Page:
How open do JMT fans tend to be about their file-sharing habits?
It’s not uncommon for fans to come up to the guys at shows and say, “I’ve downloaded all of your shit.” It says something about the age that we live in when a fan goes up to one of his favorite artists at a show and feels comfortable admitting to him that for all intents and purposes he “stole” his life’s work. But, this is the music climate that every artist inhabits these days. Our hope is that the fans understand that buying from an indie artists is important to keep indie music culture alive. It’s not just a transaction; it’s a vote of confidence for a different type of music business.
Has the digital age brought forth the circumstances and tools necessarily to allow for the emergence of a middle class of hip-hop artists? Also, would you consider JMT to be a part of this class and why so?
I think the digital age has helped enable the emergence of a middle class of artists. It’s a strange dynamic, because the digital age has helped facilitate the physical sales shrinkage, but it has also enabled more artists to communicate and sell directly with fans without all the typical industry tollbooths taxing artists along the artist-to-fan path.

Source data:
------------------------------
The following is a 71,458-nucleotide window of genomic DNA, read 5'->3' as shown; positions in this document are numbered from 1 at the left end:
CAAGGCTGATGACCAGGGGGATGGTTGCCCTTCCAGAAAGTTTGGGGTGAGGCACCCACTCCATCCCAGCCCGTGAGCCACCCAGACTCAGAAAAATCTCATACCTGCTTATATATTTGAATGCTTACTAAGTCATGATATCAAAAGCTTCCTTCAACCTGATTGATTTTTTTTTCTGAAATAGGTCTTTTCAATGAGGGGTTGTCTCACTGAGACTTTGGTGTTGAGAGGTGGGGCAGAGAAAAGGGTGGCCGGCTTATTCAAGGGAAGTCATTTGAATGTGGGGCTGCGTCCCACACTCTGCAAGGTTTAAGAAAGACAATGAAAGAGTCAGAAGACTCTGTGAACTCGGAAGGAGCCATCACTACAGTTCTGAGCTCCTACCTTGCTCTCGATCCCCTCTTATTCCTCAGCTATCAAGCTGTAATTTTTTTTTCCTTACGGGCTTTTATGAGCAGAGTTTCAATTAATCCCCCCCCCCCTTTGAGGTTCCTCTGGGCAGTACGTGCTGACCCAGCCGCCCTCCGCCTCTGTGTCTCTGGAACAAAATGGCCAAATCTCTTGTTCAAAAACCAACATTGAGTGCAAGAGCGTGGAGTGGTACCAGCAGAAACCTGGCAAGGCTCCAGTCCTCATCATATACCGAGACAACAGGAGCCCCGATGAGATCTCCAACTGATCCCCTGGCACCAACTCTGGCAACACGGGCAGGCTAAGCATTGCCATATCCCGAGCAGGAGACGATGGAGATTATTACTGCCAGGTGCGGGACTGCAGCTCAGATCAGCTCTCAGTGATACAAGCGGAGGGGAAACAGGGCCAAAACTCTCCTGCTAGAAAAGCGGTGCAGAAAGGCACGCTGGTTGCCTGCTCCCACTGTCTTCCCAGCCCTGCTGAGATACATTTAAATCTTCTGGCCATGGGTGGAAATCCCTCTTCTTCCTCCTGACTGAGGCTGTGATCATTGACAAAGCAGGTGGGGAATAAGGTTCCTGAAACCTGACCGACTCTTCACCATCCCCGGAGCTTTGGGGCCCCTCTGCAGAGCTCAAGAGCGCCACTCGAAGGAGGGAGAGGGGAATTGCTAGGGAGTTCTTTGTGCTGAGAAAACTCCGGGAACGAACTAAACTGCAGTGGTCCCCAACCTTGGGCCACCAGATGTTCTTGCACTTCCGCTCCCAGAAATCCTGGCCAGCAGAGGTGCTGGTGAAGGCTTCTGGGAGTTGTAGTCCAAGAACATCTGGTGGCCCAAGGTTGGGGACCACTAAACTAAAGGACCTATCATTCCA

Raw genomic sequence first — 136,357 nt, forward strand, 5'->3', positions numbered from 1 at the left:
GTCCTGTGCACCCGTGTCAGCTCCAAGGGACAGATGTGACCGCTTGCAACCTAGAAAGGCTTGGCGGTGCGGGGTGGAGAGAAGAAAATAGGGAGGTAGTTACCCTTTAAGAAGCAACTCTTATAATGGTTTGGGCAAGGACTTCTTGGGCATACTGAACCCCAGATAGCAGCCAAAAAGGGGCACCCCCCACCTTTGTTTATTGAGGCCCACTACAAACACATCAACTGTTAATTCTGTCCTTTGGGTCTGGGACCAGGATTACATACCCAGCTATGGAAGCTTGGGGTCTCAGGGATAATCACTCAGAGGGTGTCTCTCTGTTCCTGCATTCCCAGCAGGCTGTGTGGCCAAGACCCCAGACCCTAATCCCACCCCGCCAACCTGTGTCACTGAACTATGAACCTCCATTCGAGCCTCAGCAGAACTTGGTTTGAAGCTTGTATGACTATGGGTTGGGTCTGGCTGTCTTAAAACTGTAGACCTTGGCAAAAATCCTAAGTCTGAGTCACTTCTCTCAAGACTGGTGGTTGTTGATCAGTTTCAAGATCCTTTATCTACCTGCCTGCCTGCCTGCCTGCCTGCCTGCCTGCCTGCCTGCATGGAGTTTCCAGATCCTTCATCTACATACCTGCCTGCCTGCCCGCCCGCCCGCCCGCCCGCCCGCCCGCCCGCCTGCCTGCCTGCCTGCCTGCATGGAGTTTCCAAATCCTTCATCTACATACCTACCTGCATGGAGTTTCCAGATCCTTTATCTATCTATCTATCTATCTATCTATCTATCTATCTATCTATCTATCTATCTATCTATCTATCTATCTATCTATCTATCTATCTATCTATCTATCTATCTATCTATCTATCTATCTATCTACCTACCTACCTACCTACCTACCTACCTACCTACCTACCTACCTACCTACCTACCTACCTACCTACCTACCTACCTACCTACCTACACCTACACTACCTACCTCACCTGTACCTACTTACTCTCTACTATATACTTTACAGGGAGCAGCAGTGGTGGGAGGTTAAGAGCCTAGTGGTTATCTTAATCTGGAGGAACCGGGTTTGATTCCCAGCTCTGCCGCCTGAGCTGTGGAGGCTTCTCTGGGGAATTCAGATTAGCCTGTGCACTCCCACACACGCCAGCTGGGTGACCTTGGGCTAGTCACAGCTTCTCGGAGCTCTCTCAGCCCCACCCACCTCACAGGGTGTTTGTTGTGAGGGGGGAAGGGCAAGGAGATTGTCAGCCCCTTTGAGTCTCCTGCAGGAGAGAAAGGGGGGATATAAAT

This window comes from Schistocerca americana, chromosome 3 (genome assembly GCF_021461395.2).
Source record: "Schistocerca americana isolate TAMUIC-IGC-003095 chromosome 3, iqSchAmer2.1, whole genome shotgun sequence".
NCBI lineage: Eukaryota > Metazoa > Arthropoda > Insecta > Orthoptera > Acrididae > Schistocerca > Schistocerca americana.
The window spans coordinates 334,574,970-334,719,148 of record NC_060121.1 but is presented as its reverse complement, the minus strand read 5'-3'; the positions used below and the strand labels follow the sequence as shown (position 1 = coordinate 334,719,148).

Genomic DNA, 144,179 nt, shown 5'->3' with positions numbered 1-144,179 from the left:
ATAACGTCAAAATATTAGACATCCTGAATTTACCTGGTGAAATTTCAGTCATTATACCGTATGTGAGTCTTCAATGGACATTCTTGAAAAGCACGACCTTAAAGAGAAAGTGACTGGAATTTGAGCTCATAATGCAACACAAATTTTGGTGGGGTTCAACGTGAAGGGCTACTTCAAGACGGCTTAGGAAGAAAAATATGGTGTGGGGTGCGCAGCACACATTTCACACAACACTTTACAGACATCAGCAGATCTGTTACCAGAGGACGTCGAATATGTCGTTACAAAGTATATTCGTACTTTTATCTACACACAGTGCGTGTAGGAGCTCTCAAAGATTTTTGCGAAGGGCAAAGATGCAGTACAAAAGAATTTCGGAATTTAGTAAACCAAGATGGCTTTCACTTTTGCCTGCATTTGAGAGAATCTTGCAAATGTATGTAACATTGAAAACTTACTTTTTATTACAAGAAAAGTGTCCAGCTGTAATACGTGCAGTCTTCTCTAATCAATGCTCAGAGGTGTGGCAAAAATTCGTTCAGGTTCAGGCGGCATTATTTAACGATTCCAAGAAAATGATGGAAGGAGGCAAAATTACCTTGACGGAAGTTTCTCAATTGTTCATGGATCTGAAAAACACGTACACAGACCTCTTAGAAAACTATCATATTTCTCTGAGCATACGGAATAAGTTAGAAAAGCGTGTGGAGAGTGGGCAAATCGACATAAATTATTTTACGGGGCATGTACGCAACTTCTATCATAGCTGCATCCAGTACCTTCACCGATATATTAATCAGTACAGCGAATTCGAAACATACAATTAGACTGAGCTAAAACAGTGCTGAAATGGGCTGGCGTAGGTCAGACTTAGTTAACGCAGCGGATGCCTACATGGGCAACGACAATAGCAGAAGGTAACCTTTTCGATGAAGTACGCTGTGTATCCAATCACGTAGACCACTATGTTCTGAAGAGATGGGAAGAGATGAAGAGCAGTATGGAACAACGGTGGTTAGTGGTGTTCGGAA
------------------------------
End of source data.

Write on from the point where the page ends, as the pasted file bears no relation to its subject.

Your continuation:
JMT is a niche business. Over the 14 years of their career, the Internet enabled them to take what started as a passionate fan base in say Philly, NYC, Boston, and maybe a few other major cities like Los Angeles and grow that fan base across the world.
Without the Internet, they may have been relegated to a regional phenomenon or maybe a group that plays 10-15 shows a year in major markets. With the help of the Internet, they’ve grown from a regional niche into a worldwide niche with a worldwide fan base. They’re 14 years into their career and there are still cities that they haven’t played where there is a demand to see them play, so they’re very fortunate in that respect. The Internet helped them carve out this middle class niche that they inhabit today. There are a lot of indie artists out there who have carved out niches for themselves thanks, in part, to the digital age.
During what journalist Steve Knopper has deemed “The Spectacular Crash of the Record Industry in the Digital Age,” do you feel like more opportunities have opened up for JMT and how does Enemy Soil play into that vision?